Spider-Man Homecoming Review: A Small-Scale, Heartwarming Superhero Film
Ever since I saw Spider-Man swing into battle in Captain America: Civil War, I have been awaiting his first outing in the Marvel Cinematic Universe: Spider-Man: Homecoming. Having now seen it, I was not disappointed. Unlike the past Spider-Man films, Homecoming places a young actor in high school and has him deal with teenage life, rather than casting a nearly thirty-year-old man supposedly on the verge of graduating. Marvel reportedly wanted Homecoming to resemble a High School drama rather than an action film, and it clearly shows: much of the film takes place in school, and relies heavily on the interactions of the young cast. Unfortunately, much of the film is too lighthearted and loses some of the higher drama present in past Spider-Man films. Although the series has room to improve, I enjoyed this first outing and am excited for the Spider-Man sequels to come.
If I can praise anything about Homecoming, it’s that the film nails the setting of Spider-Man better than any of its predecessors. Rather than establishing Peter Parker as a senior on the verge of graduation, this time Parker is a sophomore in High School still dealing with the troubles of his youth. Unlike the Sam Raimi or Marc Webb films, the actor cast as Spider-Man is only 21 years old. Andrew Garfield was 29 and Tobey Maguire was 27 when they debuted as Peter Parker, making Tom Holland far younger than his predecessors. Because of this Homecoming can place him in High School and make his fictional age believable, and this allows the film to explore Spider-Man as he was originally written.
Homecoming shows Peter struggling through High School, whereas the past films such as Spider-Man 2 were forced to show him dealing with the pains of adulthood.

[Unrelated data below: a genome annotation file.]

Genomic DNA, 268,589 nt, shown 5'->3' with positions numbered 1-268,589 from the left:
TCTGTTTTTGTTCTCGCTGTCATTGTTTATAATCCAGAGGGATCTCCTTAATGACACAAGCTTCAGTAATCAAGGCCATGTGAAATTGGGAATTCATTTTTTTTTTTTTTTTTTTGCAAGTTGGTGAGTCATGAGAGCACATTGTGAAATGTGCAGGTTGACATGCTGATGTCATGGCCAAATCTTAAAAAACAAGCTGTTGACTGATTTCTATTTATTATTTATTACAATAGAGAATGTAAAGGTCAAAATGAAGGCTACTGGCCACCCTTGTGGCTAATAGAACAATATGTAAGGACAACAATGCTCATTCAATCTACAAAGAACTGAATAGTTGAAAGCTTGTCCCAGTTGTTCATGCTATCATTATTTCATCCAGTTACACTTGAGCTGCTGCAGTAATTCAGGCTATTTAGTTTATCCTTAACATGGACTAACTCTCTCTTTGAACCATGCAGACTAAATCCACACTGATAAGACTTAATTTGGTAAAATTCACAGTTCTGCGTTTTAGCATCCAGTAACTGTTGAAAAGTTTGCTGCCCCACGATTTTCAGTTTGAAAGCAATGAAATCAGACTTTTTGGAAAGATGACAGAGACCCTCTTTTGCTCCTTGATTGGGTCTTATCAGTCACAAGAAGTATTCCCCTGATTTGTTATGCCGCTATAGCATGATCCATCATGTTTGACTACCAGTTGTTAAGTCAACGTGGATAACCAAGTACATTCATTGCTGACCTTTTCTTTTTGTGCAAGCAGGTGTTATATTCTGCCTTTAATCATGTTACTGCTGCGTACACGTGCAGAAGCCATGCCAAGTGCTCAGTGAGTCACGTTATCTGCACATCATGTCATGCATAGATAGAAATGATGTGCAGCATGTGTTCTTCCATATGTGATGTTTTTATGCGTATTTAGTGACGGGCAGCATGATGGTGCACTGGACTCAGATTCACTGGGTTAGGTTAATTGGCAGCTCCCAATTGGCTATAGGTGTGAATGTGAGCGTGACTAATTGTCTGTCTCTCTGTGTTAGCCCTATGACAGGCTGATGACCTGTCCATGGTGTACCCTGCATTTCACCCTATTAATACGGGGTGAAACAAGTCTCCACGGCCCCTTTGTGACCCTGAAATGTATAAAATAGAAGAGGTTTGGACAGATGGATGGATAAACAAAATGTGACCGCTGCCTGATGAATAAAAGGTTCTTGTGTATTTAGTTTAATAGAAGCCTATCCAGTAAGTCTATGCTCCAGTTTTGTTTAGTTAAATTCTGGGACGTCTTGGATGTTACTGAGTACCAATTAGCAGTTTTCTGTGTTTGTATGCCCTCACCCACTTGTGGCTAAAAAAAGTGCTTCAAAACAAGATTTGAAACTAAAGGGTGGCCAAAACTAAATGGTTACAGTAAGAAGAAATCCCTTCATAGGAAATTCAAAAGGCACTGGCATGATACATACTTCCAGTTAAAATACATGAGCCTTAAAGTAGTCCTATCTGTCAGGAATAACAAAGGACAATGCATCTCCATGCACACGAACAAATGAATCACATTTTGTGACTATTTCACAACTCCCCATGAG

In my opinion, this choice ended up hurting the film as much as it helped.
On one hand, I finally saw Spider-Man smack in the middle of High School on the big screen. He dealt with struggles specific to teenage years, such as asking girls to a dance, preparing for school competitions, and serving detention.
Homecoming thrives due to the chemistry between its main actors, all of whom look and feel exactly as loveable High School students would. Hollywood often portrays teenagers as pointlessly rebellious, angry, and cynical while casting grown men and women to play them. This film shows that many High Schoolers aren’t irritating and vain, and that films can show smart students who audiences relate to.
The cast of this film are funny and likeable. Some of the best moments in the movie are a result of the great writing and acting in the lighthearted High School scenes.
Unfortunately, by making its characters so young and its setting so light, Spider-Man: Homecoming loses some of the raw emotion and intensity of its predecessors.
About half of the film is a comedic romp through Peter’s sophomore year, and while it entertained me, it lacked the higher drama of Spider-Man 2. I still preferred it to anything I had seen since 2004, but I was surprised that it had received such high praise.
Fortunately, at a certain point this film abandoned its softer tone and became far more riveting.
All of the intensity in this film is attributable to one character: The Vulture.
When I first heard that the Vulture was the planned villain for Homecoming, I was slightly worried. Looking solely at the comics, I found the Vulture to be an extremely campy character with a ridiculous design: an old man who wore a green suit with feathered wings attached to his arms.
Homecoming turns this character into a blue-collar worker turned murderer, who uses a massive mechanical suit to fight.
The villain also inhabits a surprisingly morally complex area.
Just as I argued Guardians of the Galaxy Vol. 2 became stronger in its second half due to the presence of its villain, Spider-Man: Homecoming follows the same trend.
Peter is forced to overcome his fears and insecurities in order to defeat his villain, which made the scenes between Spider-Man and the Vulture a joy to watch.
I hope that future Marvel films maintain a high standard of quality throughout all of their runtime. But at least it seems Marvel Studios may finally be figuring out how to make a great villain. And hopefully, this trend continues.
I wish this film had utilized its villain more, but it still provided an entertaining experience and set-up characters I cannot wait to see again.